Deaver 2020

The latest silly example of attacking law enforcement comes from San Francisco.

A young woman with a local organization whose goal is, unwittingly, to make it easier for pedestrians to be killed wants to eliminate laws against jaywalking.

For those who don’t know what that is, it is walking across streets in the middle of the block rather than using crosswalks.

The obvious point of these laws is to save lives by discouraging people from being struck by motor vehicles.

Like most of the anti-cop people, this lady believes that jaywalking laws are aimed primarily at poor people and are a “victimless” crime.

She begins her anti-jaywalking screed with the example of a homeless man who decided, after looking both ways, to cross the street in the middle of the block.

He was stopped by police officers wrote him a $198 citation.

Since he didn’t (or couldn’t) pay the ticket, a penalty was levied bringing the tab up to $500.

Now, if I had been the cop who stopped this gentleman, I would have counseled rather than cited him as long as he passed the attitude test. There was nothing in this story about the man doing anything to cause any trouble between himself and two of The City’s finest.

The writer’s logic for eliminating jaywalking is that she believes it is aimed primarily at the poor, who don’t have cars, and because there are usually more cops in low-income neighborhoods, which is true because those neighborhoods tend to have more crime.

That, by the way, is not a racist comment; it is a sad fact of life that could be changed if the people living in those neighborhoods would spend as much time marching against criminals as they do marching against the folks who are trying to protect them.

Jaywalking and death

As I began writing this week’s edition I received a press release from the county coroner’s office reporting the latest Kern County pedestrian death.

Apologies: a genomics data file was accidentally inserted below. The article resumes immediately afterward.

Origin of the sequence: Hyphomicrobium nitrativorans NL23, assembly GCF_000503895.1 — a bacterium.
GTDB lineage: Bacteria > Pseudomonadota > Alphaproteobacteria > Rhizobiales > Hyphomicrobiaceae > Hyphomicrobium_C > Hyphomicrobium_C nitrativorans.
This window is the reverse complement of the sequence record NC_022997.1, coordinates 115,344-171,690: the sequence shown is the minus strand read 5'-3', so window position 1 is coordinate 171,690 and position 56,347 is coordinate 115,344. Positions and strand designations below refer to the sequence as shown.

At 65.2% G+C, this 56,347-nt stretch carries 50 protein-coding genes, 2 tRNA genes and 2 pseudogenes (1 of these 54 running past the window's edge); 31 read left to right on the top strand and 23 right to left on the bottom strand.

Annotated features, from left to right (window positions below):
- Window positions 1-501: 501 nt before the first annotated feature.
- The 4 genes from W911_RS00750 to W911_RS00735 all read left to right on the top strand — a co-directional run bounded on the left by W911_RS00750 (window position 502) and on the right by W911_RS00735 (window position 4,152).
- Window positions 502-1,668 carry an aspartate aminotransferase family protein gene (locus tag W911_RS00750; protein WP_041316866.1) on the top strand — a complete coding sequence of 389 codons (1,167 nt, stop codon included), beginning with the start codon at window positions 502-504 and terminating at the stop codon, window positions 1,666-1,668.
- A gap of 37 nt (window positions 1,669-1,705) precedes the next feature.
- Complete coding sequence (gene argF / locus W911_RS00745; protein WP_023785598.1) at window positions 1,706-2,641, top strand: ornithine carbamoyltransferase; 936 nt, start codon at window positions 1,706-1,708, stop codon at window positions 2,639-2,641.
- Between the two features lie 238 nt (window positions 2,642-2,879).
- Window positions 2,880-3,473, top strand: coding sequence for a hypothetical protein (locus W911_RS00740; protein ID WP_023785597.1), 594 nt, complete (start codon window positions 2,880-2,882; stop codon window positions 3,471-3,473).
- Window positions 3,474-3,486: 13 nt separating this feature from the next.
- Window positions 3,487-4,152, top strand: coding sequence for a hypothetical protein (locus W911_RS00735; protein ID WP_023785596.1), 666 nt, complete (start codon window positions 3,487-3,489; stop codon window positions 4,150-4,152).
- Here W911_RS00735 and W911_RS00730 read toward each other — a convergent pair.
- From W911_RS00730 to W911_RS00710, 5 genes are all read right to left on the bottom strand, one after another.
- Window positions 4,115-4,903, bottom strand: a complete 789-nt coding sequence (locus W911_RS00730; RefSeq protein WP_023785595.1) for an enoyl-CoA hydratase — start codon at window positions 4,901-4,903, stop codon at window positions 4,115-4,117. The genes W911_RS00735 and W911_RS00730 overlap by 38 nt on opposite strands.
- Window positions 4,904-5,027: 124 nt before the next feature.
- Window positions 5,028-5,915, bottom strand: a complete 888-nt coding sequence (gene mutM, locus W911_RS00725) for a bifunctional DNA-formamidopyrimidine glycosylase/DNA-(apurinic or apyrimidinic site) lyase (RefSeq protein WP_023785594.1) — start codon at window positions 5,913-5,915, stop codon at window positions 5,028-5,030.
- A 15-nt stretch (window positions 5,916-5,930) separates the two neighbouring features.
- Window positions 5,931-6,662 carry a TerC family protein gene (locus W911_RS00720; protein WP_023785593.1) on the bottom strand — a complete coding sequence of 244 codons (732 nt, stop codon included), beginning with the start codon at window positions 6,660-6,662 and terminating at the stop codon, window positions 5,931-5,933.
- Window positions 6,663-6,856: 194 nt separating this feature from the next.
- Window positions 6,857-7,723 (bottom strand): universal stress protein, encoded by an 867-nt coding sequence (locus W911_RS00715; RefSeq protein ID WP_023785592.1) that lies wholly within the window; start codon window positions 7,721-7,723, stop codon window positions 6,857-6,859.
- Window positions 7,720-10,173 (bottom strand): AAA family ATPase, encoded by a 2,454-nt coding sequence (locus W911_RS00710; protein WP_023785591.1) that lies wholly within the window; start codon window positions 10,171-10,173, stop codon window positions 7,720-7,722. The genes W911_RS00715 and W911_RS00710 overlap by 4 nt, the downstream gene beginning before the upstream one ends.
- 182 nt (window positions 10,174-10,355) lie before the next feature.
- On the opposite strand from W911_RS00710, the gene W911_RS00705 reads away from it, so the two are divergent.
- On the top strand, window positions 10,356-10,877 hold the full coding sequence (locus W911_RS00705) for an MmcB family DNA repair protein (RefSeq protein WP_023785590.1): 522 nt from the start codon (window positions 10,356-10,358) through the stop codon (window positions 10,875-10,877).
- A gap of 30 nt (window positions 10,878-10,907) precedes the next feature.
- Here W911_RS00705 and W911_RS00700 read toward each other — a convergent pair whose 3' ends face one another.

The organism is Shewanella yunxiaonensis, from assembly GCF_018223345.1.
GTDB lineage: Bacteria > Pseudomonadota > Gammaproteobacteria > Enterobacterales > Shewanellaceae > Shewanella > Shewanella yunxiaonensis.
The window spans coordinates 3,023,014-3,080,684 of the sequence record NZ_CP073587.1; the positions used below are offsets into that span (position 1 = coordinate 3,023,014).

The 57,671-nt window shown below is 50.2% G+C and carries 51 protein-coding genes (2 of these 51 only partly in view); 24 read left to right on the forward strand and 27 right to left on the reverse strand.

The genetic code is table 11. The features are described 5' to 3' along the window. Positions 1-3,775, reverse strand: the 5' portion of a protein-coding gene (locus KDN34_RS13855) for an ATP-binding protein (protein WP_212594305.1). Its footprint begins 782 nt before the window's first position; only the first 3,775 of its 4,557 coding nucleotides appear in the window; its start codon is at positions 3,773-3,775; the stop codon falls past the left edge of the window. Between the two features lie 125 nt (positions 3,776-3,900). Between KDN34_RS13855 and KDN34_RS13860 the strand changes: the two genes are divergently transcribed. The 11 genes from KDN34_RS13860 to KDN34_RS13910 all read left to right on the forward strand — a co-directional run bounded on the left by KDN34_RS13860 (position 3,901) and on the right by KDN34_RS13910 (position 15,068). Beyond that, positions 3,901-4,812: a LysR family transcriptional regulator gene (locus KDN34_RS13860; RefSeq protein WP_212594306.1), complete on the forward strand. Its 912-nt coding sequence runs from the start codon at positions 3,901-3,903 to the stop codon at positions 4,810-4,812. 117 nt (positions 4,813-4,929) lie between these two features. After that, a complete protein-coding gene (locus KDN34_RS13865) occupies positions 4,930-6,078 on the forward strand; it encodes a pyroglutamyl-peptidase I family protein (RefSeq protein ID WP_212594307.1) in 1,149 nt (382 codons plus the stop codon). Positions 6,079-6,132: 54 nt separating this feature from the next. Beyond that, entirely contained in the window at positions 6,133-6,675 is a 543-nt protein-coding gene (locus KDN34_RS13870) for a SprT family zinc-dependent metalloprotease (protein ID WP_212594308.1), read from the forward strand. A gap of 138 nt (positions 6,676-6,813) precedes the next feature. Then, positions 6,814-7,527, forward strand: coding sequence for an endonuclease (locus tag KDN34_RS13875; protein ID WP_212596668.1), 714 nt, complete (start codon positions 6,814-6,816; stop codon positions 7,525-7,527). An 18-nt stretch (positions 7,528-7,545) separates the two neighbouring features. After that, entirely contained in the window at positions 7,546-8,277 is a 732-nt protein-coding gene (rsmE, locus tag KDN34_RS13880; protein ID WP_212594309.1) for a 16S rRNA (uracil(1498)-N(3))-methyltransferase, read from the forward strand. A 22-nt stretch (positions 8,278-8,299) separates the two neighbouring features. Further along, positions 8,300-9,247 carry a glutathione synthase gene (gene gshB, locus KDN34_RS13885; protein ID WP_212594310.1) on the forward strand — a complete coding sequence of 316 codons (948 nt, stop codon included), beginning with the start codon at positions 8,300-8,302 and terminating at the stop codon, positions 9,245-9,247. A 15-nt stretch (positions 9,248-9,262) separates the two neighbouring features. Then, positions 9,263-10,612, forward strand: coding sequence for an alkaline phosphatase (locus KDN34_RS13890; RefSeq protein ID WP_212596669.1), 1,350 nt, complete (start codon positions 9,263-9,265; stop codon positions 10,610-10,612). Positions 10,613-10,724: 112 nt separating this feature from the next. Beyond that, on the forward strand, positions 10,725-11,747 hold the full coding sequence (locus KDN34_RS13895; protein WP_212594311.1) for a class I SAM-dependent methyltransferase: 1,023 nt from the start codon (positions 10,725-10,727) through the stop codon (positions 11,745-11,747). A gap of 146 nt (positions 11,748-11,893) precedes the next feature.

Like many of these reports, the victim was elderly and was killed late at night.

Pedestrian deaths are a big deal in Kern County, especially on the smoggy side of the Tehachapis.

The county was recently awarded a grant to address the problem.

Nationwide, more than 6,000 pedestrians were killed in 2019.

The writer also ignored the effect of these deaths on drivers.

Killing someone with your vehicle is something a driver will never forget.

Railroads for years have had programs for engine crews whose trains have struck people walking or driving on the tracks.

Several years ago, as a reporter, I rode in the cab of a locomotive pulling a coal train between Mojave and Searles station, where the UP connects with the Trona Railroad.

The conductor on that train had bid into that high seniority job after locking eyeballs with a man just before his train hit him in the LA area.

The best way to avoid being cited for jaywalking, or killed or maimed by it, is to cross at the marked crossings. Which should be obvious.

Stopping crime

There’s another aspect of current efforts to eliminate “minor” or “victimless” crimes, especially traffic laws like a burned-out taillight or a missing license plate.

Theses stops frequently help officers catch some really bad guys.

Criminals don’t just commit felonies; they have no respect for any laws, and most of them commit crimes because they are too lazy or stupid to work like the rest of us (who work so we can pay taxes to catch and provide jail cells and meals for these dimwits).